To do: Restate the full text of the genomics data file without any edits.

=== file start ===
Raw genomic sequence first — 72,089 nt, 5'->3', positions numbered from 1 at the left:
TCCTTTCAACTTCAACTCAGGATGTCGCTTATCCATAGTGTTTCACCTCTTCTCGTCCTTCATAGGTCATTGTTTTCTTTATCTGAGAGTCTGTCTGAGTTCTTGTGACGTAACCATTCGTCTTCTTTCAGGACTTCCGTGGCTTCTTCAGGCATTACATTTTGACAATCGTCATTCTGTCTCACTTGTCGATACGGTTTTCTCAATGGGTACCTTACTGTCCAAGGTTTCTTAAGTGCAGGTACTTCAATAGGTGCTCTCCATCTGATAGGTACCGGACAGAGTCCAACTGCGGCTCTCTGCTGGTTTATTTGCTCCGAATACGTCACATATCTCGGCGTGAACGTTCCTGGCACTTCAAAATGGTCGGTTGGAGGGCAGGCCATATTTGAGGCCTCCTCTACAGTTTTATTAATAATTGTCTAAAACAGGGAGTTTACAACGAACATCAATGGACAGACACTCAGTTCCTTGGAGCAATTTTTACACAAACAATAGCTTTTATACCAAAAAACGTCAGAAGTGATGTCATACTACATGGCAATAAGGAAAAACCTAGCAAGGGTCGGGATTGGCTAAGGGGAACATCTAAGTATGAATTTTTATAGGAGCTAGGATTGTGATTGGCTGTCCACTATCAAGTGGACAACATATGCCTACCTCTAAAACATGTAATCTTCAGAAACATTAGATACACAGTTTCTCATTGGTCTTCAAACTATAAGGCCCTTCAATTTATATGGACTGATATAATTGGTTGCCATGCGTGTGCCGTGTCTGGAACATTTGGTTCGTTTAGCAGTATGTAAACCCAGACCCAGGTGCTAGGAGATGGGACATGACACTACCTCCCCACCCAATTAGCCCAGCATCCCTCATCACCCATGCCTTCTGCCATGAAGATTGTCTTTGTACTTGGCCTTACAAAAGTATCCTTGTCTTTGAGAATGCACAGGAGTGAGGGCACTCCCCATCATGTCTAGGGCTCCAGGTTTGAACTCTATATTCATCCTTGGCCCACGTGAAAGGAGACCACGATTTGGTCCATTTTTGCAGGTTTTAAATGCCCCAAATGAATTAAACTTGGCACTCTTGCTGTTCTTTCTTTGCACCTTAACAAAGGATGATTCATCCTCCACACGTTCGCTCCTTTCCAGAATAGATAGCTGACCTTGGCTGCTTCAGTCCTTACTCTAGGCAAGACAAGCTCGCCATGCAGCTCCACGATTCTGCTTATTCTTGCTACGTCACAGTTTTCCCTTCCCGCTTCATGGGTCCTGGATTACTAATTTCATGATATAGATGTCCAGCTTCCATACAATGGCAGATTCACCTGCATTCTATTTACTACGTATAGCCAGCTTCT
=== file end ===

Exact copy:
Raw genomic sequence first — 72,089 nt, 5'->3', positions numbered from 1 at the left:
TCCTTTCAACTTCAACTCAGGATGTCGCTTATCCATAGTGTTTCACCTCTTCTCGTCCTTCATAGGTCATTGTTTTCTTTATCTGAGAGTCTGTCTGAGTTCTTGTGACGTAACCATTCGTCTTCTTTCAGGACTTCCGTGGCTTCTTCAGGCATTACATTTTGACAATCGTCATTCTGTCTCACTTGTCGATACGGTTTTCTCAATGGGTACCTTACTGTCCAAGGTTTCTTAAGTGCAGGTACTTCAATAGGTGCTCTCCATCTGATAGGTACCGGACAGAGTCCAACTGCGGCTCTCTGCTGGTTTATTTGCTCCGAATACGTCACATATCTCGGCGTGAACGTTCCTGGCACTTCAAAATGGTCGGTTGGAGGGCAGGCCATATTTGAGGCCTCCTCTACAGTTTTATTAATAATTGTCTAAAACAGGGAGTTTACAACGAACATCAATGGACAGACACTCAGTTCCTTGGAGCAATTTTTACACAAACAATAGCTTTTATACCAAAAAACGTCAGAAGTGATGTCATACTACATGGCAATAAGGAAAAACCTAGCAAGGGTCGGGATTGGCTAAGGGGAACATCTAAGTATGAATTTTTATAGGAGCTAGGATTGTGATTGGCTGTCCACTATCAAGTGGACAACATATGCCTACCTCTAAAACATGTAATCTTCAGAAACATTAGATACACAGTTTCTCATTGGTCTTCAAACTATAAGGCCCTTCAATTTATATGGACTGATATAATTGGTTGCCATGCGTGTGCCGTGTCTGGAACATTTGGTTCGTTTAGCAGTATGTAAACCCAGACCCAGGTGCTAGGAGATGGGACATGACACTACCTCCCCACCCAATTAGCCCAGCATCCCTCATCACCCATGCCTTCTGCCATGAAGATTGTCTTTGTACTTGGCCTTACAAAAGTATCCTTGTCTTTGAGAATGCACAGGAGTGAGGGCACTCCCCATCATGTCTAGGGCTCCAGGTTTGAACTCTATATTCATCCTTGGCCCACGTGAAAGGAGACCACGATTTGGTCCATTTTTGCAGGTTTTAAATGCCCCAAATGAATTAAACTTGGCACTCTTGCTGTTCTTTCTTTGCACCTTAACAAAGGATGATTCATCCTCCACACGTTCGCTCCTTTCCAGAATAGATAGCTGACCTTGGCTGCTTCAGTCCTTACTCTAGGCAAGACAAGCTCGCCATGCAGCTCCACGATTCTGCTTATTCTTGCTACGTCACAGTTTTCCCTTCCCGCTTCATGGGTCCTGGATTACTAATTTCATGATATAGATGTCCAGCTTCCATACAATGGCAGATTCACCTGCATTCTATTTACTACGTATAGCCAGCTTCT